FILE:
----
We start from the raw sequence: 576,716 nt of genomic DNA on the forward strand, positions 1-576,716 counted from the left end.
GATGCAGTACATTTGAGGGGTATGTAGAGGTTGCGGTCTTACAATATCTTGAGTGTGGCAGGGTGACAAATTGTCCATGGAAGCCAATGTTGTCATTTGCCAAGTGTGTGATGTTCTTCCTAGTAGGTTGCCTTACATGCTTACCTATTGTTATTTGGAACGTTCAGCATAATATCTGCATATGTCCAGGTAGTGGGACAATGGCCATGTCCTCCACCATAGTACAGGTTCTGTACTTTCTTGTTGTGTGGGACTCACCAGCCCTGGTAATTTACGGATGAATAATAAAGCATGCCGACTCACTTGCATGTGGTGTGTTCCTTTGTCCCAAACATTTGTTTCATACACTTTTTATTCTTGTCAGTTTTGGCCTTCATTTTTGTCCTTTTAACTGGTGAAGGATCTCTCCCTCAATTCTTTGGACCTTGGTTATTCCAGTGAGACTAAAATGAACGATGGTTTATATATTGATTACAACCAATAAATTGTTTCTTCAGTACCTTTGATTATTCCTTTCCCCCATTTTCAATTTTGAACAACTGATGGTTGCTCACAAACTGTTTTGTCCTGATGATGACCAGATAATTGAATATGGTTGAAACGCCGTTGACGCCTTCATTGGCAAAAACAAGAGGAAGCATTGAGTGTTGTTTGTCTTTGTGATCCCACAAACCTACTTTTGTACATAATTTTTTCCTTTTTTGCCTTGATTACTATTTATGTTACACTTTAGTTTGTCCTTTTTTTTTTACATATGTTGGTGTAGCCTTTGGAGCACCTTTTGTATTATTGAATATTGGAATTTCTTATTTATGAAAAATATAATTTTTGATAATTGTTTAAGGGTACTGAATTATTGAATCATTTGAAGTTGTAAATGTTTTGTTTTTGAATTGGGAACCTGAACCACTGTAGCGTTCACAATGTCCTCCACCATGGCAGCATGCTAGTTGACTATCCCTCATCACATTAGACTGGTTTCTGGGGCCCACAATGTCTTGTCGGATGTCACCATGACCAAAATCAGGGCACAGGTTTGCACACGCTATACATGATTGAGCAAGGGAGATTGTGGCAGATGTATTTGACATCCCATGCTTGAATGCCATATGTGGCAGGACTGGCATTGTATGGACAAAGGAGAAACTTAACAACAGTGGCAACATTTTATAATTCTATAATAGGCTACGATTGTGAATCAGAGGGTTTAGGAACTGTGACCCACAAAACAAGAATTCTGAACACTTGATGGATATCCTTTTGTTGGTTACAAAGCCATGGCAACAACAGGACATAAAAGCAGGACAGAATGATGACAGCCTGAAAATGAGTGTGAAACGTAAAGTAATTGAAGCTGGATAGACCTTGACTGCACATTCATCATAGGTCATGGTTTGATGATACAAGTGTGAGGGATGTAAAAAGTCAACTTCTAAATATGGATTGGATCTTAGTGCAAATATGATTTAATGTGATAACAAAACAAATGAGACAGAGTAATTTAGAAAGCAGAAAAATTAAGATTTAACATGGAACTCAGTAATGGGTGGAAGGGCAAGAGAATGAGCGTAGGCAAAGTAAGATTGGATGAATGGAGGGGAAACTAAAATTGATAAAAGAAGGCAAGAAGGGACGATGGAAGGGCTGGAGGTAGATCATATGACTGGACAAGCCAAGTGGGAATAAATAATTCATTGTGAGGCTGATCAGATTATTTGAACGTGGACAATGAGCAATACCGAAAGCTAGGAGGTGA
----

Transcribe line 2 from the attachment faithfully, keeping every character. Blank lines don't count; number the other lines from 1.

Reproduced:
GATGCAGTACATTTGAGGGGTATGTAGAGGTTGCGGTCTTACAATATCTTGAGTGTGGCAGGGTGACAAATTGTCCATGGAAGCCAATGTTGTCATTTGCCAAGTGTGTGATGTTCTTCCTAGTAGGTTGCCTTACATGCTTACCTATTGTTATTTGGAACGTTCAGCATAATATCTGCATATGTCCAGGTAGTGGGACAATGGCCATGTCCTCCACCATAGTACAGGTTCTGTACTTTCTTGTTGTGTGGGACTCACCAGCCCTGGTAATTTACGGATGAATAATAAAGCATGCCGACTCACTTGCATGTGGTGTGTTCCTTTGTCCCAAACATTTGTTTCATACACTTTTTATTCTTGTCAGTTTTGGCCTTCATTTTTGTCCTTTTAACTGGTGAAGGATCTCTCCCTCAATTCTTTGGACCTTGGTTATTCCAGTGAGACTAAAATGAACGATGGTTTATATATTGATTACAACCAATAAATTGTTTCTTCAGTACCTTTGATTATTCCTTTCCCCCATTTTCAATTTTGAACAACTGATGGTTGCTCACAAACTGTTTTGTCCTGATGATGACCAGATAATTGAATATGGTTGAAACGCCGTTGACGCCTTCATTGGCAAAAACAAGAGGAAGCATTGAGTGTTGTTTGTCTTTGTGATCCCACAAACCTACTTTTGTACATAATTTTTTCCTTTTTTGCCTTGATTACTATTTATGTTACACTTTAGTTTGTCCTTTTTTTTTTACATATGTTGGTGTAGCCTTTGGAGCACCTTTTGTATTATTGAATATTGGAATTTCTTATTTATGAAAAATATAATTTTTGATAATTGTTTAAGGGTACTGAATTATTGAATCATTTGAAGTTGTAAATGTTTTGTTTTTGAATTGGGAACCTGAACCACTGTAGCGTTCACAATGTCCTCCACCATGGCAGCATGCTAGTTGACTATCCCTCATCACATTAGACTGGTTTCTGGGGCCCACAATGTCTTGTCGGATGTCACCATGACCAAAATCAGGGCACAGGTTTGCACACGCTATACATGATTGAGCAAGGGAGATTGTGGCAGATGTATTTGACATCCCATGCTTGAATGCCATATGTGGCAGGACTGGCATTGTATGGACAAAGGAGAAACTTAACAACAGTGGCAACATTTTATAATTCTATAATAGGCTACGATTGTGAATCAGAGGGTTTAGGAACTGTGACCCACAAAACAAGAATTCTGAACACTTGATGGATATCCTTTTGTTGGTTACAAAGCCATGGCAACAACAGGACATAAAAGCAGGACAGAATGATGACAGCCTGAAAATGAGTGTGAAACGTAAAGTAATTGAAGCTGGATAGACCTTGACTGCACATTCATCATAGGTCATGGTTTGATGATACAAGTGTGAGGGATGTAAAAAGTCAACTTCTAAATATGGATTGGATCTTAGTGCAAATATGATTTAATGTGATAACAAAACAAATGAGACAGAGTAATTTAGAAAGCAGAAAAATTAAGATTTAACATGGAACTCAGTAATGGGTGGAAGGGCAAGAGAATGAGCGTAGGCAAAGTAAGATTGGATGAATGGAGGGGAAACTAAAATTGATAAAAGAAGGCAAGAAGGGACGATGGAAGGGCTGGAGGTAGATCATATGACTGGACAAGCCAAGTGGGAATAAATAATTCATTGTGAGGCTGATCAGATTATTTGAACGTGGACAATGAGCAATACCGAAAGCTAGGAGGTGA